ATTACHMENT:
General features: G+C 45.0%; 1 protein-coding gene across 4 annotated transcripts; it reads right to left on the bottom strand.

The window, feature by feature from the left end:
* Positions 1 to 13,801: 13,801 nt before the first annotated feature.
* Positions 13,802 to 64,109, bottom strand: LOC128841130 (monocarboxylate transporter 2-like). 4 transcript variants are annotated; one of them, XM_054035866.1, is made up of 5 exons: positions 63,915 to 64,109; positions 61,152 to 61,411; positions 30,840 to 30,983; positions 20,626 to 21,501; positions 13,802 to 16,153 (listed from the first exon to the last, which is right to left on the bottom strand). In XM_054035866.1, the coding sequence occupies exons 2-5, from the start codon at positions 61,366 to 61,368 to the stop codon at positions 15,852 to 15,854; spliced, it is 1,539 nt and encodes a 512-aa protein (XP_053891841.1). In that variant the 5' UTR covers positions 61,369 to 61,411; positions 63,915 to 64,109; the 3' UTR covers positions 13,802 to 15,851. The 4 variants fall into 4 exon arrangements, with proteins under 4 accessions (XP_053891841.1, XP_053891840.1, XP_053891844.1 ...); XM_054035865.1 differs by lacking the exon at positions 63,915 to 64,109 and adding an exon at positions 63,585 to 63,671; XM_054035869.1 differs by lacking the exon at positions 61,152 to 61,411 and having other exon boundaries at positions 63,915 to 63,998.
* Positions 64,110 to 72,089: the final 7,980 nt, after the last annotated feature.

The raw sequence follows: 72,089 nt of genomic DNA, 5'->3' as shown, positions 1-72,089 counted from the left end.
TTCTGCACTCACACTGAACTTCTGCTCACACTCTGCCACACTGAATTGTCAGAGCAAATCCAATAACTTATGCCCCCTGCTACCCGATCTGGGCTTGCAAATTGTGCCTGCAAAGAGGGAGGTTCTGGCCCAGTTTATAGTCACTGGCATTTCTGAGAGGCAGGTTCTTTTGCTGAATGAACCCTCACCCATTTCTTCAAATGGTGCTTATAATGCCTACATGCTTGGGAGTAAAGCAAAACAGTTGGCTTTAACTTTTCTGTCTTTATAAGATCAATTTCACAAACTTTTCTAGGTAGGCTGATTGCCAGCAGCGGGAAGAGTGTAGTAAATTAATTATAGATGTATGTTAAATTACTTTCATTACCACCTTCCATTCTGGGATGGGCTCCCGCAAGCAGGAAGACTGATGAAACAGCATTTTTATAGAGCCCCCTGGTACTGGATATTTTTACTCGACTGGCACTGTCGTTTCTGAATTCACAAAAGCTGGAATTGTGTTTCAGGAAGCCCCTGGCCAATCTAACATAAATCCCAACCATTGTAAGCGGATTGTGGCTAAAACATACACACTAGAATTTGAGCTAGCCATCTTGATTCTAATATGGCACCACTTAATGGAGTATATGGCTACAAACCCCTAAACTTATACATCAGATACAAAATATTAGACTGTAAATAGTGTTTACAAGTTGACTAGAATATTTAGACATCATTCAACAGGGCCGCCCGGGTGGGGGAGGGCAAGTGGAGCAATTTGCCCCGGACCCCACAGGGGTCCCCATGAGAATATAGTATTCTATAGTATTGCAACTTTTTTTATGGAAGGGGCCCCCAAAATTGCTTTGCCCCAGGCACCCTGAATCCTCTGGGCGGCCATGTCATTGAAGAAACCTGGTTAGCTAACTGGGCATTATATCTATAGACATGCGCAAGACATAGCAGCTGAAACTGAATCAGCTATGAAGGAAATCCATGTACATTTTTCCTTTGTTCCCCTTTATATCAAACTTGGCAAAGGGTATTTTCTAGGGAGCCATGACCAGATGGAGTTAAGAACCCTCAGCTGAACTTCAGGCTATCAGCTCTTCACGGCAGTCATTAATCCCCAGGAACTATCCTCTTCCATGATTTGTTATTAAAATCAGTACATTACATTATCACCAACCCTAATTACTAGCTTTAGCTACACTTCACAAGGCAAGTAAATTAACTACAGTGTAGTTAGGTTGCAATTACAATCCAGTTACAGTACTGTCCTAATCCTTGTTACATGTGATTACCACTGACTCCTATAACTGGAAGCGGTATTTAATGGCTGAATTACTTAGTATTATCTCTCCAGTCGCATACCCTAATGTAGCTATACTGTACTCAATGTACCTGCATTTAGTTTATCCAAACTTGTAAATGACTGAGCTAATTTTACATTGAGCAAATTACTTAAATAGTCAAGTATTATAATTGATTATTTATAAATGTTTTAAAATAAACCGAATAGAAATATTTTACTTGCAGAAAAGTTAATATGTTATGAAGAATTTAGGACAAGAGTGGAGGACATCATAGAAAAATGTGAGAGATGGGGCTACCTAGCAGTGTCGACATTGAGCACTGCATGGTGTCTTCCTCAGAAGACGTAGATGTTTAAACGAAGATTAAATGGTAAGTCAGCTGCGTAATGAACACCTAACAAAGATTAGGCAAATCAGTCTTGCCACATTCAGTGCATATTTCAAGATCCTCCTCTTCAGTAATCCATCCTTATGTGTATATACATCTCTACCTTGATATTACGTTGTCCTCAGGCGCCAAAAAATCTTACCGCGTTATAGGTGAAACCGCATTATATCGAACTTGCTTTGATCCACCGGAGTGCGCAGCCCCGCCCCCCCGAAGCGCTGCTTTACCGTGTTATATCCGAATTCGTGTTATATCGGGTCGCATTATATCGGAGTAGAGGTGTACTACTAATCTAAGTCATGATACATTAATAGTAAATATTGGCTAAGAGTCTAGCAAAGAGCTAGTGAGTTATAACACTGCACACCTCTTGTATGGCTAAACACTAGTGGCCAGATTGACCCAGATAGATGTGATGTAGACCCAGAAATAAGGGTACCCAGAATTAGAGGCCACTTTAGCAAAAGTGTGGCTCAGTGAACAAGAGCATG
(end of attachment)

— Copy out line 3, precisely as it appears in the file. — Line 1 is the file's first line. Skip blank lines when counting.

* Positions 1 to 13,801: 13,801 nt before the first annotated feature.